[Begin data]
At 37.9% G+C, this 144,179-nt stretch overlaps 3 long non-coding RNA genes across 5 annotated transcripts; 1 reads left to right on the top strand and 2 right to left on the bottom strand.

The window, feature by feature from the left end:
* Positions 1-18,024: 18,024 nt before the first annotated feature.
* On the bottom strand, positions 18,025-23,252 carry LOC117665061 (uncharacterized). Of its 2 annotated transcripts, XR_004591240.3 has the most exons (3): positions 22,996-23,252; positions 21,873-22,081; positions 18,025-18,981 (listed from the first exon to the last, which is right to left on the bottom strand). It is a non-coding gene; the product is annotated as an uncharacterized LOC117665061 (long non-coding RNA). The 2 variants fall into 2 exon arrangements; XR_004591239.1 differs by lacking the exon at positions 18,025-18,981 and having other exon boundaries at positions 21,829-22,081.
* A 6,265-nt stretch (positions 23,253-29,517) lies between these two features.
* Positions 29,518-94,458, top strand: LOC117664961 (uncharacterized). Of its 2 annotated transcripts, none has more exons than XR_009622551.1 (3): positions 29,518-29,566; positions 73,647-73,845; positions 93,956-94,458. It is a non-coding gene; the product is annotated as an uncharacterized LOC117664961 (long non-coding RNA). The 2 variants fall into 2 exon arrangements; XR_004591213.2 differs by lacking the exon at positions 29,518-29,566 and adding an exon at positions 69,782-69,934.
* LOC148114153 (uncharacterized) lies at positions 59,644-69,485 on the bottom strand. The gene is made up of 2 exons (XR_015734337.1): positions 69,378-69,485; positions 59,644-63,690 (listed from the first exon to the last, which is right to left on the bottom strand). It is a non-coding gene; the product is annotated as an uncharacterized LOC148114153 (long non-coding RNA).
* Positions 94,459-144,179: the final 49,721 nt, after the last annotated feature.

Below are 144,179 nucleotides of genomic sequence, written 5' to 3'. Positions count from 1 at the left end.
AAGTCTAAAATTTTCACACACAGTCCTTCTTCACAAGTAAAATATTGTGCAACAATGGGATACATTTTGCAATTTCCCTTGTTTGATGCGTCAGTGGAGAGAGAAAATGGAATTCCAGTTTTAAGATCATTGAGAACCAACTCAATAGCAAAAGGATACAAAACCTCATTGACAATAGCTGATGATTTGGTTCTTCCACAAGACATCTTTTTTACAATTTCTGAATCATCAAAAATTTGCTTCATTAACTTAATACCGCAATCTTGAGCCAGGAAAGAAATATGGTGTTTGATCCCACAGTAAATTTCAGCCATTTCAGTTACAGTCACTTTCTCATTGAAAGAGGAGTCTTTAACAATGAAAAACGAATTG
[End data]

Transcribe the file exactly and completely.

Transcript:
At 37.9% G+C, this 144,179-nt stretch overlaps 3 long non-coding RNA genes across 5 annotated transcripts; 1 reads left to right on the top strand and 2 right to left on the bottom strand.

The window, feature by feature from the left end:
* Positions 1-18,024: 18,024 nt before the first annotated feature.
* On the bottom strand, positions 18,025-23,252 carry LOC117665061 (uncharacterized). Of its 2 annotated transcripts, XR_004591240.3 has the most exons (3): positions 22,996-23,252; positions 21,873-22,081; positions 18,025-18,981 (listed from the first exon to the last, which is right to left on the bottom strand). It is a non-coding gene; the product is annotated as an uncharacterized LOC117665061 (long non-coding RNA). The 2 variants fall into 2 exon arrangements; XR_004591239.1 differs by lacking the exon at positions 18,025-18,981 and having other exon boundaries at positions 21,829-22,081.
* A 6,265-nt stretch (positions 23,253-29,517) lies between these two features.
* Positions 29,518-94,458, top strand: LOC117664961 (uncharacterized). Of its 2 annotated transcripts, none has more exons than XR_009622551.1 (3): positions 29,518-29,566; positions 73,647-73,845; positions 93,956-94,458. It is a non-coding gene; the product is annotated as an uncharacterized LOC117664961 (long non-coding RNA). The 2 variants fall into 2 exon arrangements; XR_004591213.2 differs by lacking the exon at positions 29,518-29,566 and adding an exon at positions 69,782-69,934.
* LOC148114153 (uncharacterized) lies at positions 59,644-69,485 on the bottom strand. The gene is made up of 2 exons (XR_015734337.1): positions 69,378-69,485; positions 59,644-63,690 (listed from the first exon to the last, which is right to left on the bottom strand). It is a non-coding gene; the product is annotated as an uncharacterized LOC148114153 (long non-coding RNA).
* Positions 94,459-144,179: the final 49,721 nt, after the last annotated feature.

Below are 144,179 nucleotides of genomic sequence, written 5' to 3'. Positions count from 1 at the left end.
AAGTCTAAAATTTTCACACACAGTCCTTCTTCACAAGTAAAATATTGTGCAACAATGGGATACATTTTGCAATTTCCCTTGTTTGATGCGTCAGTGGAGAGAGAAAATGGAATTCCAGTTTTAAGATCATTGAGAACCAACTCAATAGCAAAAGGATACAAAACCTCATTGACAATAGCTGATGATTTGGTTCTTCCACAAGACATCTTTTTTACAATTTCTGAATCATCAAAAATTTGCTTCATTAACTTAATACCGCAATCTTGAGCCAGGAAAGAAATATGGTGTTTGATCCCACAGTAAATTTCAGCCATTTCAGTTACAGTCACTTTCTCATTGAAAGAGGAGTCTTTAACAATGAAAAACGAATTG